Hortulus Animae  

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Train wreck at Montparnasse (October 22, 1895) by Studio Lévy and Sons.
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Train wreck at Montparnasse (October 22, 1895) by Studio Lévy and Sons.

Hortulus Animae was the Latin title of a prayer book also available in German. It was very popular in the early sixteenth century, printed in many versions, also abroad in Lyons and Kraków.

An earlier well-known work of devotion and of moral instruction, richly illustrated with stories, was "Der Selen Würtzgart", first printed at Ulm in 1483. The title, "Herb garden of the Soul", is similar to later titles.

The first known edition of Hortulus Animae, dated 13 March 1498, was printed at Strassburg by Wilhelm Schaffener of Rappoltsweiler, with German versions appearing in 1501. Later editions contained woodcuts by the well-known engravers Hans Springinklee and Erhard Schön, with beautiful miniatures in some existing manuscript examples, like the one at Vienna (Cod. Bibl. Pal. Vindobonensis. 2706, 1907), which has been reproduced as facsimile by Friedrich Dornhöffer.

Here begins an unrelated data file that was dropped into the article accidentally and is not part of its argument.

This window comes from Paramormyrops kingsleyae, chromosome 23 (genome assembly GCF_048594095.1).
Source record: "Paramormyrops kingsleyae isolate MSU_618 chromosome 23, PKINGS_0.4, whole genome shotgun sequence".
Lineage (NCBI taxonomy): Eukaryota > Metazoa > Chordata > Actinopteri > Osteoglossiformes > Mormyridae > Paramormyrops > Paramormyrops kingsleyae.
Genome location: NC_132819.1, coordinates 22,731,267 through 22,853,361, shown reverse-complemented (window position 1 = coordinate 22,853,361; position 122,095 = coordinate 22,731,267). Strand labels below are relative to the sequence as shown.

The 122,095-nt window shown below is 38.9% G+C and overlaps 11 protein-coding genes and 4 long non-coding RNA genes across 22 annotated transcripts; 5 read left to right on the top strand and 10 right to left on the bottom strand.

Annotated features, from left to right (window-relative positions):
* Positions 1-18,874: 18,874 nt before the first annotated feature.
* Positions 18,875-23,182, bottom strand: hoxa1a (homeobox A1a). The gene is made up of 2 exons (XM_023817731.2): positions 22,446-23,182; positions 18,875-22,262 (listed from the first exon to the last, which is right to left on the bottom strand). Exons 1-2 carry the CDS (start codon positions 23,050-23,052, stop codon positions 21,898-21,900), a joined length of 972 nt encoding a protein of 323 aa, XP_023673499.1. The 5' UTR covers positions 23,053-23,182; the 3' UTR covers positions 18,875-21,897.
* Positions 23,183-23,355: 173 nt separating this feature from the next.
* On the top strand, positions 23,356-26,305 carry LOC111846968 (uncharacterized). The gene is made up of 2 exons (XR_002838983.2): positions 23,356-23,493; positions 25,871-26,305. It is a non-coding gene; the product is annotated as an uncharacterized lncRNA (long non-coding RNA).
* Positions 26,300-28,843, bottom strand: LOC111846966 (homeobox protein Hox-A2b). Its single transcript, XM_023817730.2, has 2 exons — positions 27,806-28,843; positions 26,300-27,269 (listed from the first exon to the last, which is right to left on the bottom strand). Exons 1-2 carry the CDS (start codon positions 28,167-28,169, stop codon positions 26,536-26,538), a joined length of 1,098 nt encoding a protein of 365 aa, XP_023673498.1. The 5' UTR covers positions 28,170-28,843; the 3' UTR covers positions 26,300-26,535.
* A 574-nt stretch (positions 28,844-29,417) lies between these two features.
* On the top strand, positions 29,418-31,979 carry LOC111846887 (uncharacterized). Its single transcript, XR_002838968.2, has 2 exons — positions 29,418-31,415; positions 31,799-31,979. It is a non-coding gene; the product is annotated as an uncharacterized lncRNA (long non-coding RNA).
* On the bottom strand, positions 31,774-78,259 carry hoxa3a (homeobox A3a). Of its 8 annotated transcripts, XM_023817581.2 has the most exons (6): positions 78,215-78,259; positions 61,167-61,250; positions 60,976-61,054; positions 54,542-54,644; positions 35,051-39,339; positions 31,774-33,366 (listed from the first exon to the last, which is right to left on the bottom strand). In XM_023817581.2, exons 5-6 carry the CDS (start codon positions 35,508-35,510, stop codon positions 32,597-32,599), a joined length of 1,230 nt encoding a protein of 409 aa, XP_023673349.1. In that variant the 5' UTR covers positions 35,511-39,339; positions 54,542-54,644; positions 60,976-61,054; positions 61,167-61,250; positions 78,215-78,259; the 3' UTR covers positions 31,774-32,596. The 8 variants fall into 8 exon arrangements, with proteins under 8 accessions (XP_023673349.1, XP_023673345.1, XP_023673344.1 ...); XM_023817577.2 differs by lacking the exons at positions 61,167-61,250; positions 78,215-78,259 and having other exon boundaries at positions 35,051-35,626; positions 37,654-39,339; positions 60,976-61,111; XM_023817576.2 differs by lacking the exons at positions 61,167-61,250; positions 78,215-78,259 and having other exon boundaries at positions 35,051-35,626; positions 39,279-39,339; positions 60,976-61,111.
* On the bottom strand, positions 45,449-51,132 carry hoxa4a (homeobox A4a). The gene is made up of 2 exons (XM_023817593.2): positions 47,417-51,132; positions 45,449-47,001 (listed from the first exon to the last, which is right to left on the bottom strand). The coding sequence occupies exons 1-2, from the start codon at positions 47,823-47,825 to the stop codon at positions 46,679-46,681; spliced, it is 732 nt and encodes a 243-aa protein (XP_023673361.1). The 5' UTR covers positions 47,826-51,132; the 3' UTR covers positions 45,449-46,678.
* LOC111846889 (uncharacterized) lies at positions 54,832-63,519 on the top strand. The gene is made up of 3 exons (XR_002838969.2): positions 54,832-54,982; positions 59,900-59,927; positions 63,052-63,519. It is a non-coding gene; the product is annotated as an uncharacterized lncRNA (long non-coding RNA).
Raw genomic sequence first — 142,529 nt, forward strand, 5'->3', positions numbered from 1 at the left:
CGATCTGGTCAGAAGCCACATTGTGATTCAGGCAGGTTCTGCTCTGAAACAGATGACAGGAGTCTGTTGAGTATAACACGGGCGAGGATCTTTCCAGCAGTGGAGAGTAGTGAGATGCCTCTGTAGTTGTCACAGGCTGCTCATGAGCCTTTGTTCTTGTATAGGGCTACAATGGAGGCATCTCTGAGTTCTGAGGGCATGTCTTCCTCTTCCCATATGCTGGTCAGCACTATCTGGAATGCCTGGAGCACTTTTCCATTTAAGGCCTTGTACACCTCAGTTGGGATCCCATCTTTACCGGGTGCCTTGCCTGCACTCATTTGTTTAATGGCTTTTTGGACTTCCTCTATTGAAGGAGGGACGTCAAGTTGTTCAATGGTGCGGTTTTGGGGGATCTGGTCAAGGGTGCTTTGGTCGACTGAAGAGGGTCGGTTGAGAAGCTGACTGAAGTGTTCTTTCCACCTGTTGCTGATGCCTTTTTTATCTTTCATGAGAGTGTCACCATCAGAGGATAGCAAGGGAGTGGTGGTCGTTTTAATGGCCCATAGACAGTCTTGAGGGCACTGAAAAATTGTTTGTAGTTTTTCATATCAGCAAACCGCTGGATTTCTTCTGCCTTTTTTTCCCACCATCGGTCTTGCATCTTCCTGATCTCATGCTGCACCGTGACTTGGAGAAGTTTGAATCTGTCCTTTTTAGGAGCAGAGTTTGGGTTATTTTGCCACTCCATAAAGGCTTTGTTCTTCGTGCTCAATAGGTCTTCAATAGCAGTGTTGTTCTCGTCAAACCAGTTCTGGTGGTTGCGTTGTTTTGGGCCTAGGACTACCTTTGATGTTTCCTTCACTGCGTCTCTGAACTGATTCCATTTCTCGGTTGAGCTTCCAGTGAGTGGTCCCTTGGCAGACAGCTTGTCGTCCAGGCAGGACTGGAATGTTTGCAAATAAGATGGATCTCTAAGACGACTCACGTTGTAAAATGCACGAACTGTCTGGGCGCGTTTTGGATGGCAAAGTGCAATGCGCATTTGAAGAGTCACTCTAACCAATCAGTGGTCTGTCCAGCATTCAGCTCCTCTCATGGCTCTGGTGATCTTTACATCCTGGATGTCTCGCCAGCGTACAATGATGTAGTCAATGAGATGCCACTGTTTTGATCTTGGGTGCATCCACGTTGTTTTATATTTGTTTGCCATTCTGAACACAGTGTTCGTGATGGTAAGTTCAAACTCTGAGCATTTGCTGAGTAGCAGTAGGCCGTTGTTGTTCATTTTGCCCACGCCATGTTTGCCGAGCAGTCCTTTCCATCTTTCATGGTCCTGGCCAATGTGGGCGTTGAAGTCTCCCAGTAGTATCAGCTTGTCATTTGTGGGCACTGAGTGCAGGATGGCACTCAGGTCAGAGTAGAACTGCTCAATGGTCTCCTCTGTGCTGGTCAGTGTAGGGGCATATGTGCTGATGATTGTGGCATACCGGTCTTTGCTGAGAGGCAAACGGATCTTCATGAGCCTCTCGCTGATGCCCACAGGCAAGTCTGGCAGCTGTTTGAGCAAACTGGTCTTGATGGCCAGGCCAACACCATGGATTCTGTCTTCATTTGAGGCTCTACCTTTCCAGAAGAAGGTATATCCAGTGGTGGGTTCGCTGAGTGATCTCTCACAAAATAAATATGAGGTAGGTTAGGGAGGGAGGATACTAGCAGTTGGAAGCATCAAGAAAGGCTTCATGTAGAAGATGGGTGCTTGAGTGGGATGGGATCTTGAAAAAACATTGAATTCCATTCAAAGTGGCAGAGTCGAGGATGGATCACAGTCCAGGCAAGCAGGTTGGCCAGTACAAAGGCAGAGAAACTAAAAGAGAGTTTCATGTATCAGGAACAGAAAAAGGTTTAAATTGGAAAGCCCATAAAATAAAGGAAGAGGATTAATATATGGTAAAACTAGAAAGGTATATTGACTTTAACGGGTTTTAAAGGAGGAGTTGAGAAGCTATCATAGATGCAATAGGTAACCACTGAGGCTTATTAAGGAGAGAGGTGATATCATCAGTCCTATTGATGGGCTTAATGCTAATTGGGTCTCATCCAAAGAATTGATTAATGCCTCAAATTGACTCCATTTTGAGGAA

Hortulus Animae polonice, a Polish version written by Biernat of Lublin, printed and published in 1513 by Florian Ungler in Kraków, is believed to be the first book printed in the Polish language. The last known copy was lost during World War II.

The work is mentioned briefly at the end of Edgar Allan Poe's short story "The Man of the Crowd."

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Unless indicated otherwise, the text in this article is either based on Wikipedia article "Hortulus Animae" or another language Wikipedia page thereof used under the terms of the GNU Free Documentation License; or on original research by Jahsonic and friends. See Art and Popular Culture's copyright notice.

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